After narrowing my choices down to two models, I opted for the Sears humidifier, and for good reason. Cabinet-style humidifiers use paper filters. The cheaper model, the one that would have probably worked just fine for me, required buying filters online. That didn’t seem like such a good idea. Imagine having to buy your vacuum cleaner filters online. When the filter becomes full, you need another one right now, now when the post office delivers it. You need to be able to run down to the local store and buy filters as needed and that’s all there is to it.
Finally, I went to my local Sears outlet and bought my humidifier, but not before ascertaining that Sears could keep me supplied with filters upon demand.
Setting the thing up was quite simple. Just fill the reservoirs and wait a few hours for the filters to absorb water. Then turn the thing on. Two fans, each located above a filter, blow humidified air throughout the room. This is not a spray or mist, either, but just air that contains a lot of moisture. In fact, the filters act as a wick, the same as the bath towel in the tub that I mentioned earlier. The fans just help to disperse the moisture.
The humidifier has a digital readout and several fan speed adjustments. I chose the medium speed and that worked out fine. The readout was another matter. It took me a while to realize that the number on the digital readout was not, in fact, the same as the number on the humidity gauge on my indoor weather station. There is a trick to keeping the humidifier set so that it keeps the house at optimum humidity, and here it is.
The actual humidity in the house is always considerably more than what the readout on the humidifier indicates. I began by setting my humidifier at 55. That was because any humidity factor lower than 50 is way too dry and 55 seemed about right. But the house soon became overly humid. Condensation built up on windows and soon I was unable to see outside. Water ran down the inside of my sliding glass door. Something was wrong.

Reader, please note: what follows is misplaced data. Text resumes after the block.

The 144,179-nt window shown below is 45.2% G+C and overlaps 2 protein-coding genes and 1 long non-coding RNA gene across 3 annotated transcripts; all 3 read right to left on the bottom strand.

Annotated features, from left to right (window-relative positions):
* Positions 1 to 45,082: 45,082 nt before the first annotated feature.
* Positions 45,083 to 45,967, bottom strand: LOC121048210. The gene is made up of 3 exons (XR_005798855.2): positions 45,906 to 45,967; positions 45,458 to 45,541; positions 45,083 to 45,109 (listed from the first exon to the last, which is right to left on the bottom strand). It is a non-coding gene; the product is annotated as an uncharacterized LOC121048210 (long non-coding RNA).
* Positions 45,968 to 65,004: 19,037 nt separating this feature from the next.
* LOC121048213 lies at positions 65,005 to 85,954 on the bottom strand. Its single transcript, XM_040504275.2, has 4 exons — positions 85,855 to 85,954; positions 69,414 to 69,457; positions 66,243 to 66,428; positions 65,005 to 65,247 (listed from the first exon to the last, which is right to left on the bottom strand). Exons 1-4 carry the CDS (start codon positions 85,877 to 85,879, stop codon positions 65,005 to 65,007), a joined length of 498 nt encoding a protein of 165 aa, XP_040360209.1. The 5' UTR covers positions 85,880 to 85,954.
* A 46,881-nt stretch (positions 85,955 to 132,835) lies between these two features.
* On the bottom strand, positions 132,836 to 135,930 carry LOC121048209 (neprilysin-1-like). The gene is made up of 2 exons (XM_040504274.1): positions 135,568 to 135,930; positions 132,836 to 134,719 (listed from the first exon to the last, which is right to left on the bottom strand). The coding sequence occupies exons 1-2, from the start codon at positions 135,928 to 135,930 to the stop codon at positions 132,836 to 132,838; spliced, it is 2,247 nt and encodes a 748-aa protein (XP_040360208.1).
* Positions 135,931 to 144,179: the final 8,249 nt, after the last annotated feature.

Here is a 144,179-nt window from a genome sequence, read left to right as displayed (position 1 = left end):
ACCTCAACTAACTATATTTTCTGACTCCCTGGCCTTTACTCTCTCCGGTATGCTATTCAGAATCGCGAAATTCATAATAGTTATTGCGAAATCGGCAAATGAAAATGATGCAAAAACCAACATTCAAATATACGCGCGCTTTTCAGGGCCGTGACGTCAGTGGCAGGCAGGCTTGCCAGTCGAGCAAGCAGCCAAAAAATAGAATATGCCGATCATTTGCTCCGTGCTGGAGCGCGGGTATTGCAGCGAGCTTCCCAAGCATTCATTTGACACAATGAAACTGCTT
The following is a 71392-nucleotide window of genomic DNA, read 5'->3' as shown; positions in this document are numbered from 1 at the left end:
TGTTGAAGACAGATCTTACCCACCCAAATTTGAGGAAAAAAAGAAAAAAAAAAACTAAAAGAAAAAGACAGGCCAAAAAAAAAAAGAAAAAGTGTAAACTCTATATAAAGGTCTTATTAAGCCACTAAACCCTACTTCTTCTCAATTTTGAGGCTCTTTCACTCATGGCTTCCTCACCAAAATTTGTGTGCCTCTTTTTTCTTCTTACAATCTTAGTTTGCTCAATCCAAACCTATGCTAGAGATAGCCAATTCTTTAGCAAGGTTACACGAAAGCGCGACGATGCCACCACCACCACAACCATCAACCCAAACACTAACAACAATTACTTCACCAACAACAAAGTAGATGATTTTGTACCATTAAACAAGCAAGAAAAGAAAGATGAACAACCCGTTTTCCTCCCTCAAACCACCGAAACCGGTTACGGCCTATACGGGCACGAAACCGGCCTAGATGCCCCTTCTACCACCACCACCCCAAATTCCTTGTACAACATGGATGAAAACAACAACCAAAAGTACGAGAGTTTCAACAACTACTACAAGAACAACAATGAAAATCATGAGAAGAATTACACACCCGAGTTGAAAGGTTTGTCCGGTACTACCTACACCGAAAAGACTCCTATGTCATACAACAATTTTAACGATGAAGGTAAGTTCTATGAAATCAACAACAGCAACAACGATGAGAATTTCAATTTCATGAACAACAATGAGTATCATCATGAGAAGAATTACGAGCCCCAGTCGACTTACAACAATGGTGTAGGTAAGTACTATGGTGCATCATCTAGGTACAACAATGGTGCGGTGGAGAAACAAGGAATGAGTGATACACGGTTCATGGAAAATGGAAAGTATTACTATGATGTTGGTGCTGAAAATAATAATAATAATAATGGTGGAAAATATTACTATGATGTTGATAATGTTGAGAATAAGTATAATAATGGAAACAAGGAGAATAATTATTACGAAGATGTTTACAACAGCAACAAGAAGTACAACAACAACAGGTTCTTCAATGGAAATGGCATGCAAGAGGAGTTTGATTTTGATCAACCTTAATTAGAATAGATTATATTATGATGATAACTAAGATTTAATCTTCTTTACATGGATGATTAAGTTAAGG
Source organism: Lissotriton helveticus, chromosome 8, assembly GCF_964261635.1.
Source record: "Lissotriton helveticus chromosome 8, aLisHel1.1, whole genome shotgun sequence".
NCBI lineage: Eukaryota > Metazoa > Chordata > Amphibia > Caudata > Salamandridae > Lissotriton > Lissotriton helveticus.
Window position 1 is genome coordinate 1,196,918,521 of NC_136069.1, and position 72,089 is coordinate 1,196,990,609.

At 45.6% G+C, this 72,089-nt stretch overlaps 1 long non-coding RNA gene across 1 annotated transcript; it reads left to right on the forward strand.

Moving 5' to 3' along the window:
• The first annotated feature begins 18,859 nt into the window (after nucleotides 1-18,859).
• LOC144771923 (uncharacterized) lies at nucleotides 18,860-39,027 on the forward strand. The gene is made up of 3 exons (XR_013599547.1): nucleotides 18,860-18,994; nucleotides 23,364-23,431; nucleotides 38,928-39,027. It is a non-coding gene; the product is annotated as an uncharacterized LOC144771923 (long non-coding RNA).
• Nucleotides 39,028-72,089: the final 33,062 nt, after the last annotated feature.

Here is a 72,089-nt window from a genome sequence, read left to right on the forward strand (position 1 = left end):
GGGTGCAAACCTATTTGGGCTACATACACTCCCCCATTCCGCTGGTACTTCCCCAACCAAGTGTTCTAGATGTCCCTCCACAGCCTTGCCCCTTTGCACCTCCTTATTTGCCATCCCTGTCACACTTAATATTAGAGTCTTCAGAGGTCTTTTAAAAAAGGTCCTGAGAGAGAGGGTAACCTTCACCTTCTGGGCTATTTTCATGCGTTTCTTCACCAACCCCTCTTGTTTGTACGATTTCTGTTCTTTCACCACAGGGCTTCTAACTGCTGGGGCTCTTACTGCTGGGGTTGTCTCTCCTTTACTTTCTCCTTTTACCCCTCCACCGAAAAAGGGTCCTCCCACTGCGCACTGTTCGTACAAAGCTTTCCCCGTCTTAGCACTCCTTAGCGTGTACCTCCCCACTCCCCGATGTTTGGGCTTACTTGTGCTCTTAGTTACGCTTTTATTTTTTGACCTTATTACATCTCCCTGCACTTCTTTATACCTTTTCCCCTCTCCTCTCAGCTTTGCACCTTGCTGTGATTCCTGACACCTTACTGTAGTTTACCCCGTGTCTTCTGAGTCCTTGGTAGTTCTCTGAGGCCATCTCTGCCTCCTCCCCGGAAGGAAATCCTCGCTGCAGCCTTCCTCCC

I checked the humidity gauge on the weather station and the humidity was in the high 60s, much too high. So I lowered the number on the readout to 45 and waited for the humidity on the weather station to settle down to somewhere between 50 and 55. It took some time and some adjusting, but finally it worked. And that’s what anyone will need to do. Set the humidifier and then see check humidity levels at different parts of the house. If still too low, raise the number on the readout. If too high, lower it. Once you establish the relationship between the two, you will have the settings mastered. While indoor humidity is relative to outdoor humidity and changes as the outdoor humidity changes, the relationship between the humidifier and your indoor reading never changes. The number span always remains the same.
For instance, right now my humidifier readout stands at 42, while the indoor humidity away from the humidifier is a comfortable 54.
Finally, the filters can and do become laden with airborne dirt and dust. The instructions recommend emptying the humidifier weekly and allowing the filters to dry so that you can clean them. But the directions don’t explain how to clean them and in fact, they cannot be cleaned to any degree of satisfaction. I did find, however, that turning the filters upside down before replacing them in their holders added an extra week or so of life.
Also, dumping a humidifier full of water is a real nuisance. I like to do it outside, but when the temperature hovers around zero, that isn’t a good idea. But the longer that water remains in the humidifier the quicker it becomes algae-laden, the same as an untended goldfish bowl.
I clean my humidifier every two weeks instead of every week. And if I don’t want to run to town for new filters, I’ll just upend them, as suggested above.
Although it requires time and effort to properly maintain a humidifier, it’s all worth it. No more do I wake up with cracked lips and scratchy throat. My instruments stay in fine shape and even keep in tune from one day to the next. And my wooden furniture no longer falls apart.
Running a humidifier has other benefits, too. Houseplants thrive in a more humid environment. For people who raise humidity-loving tropical plants, a home humidifier is a must.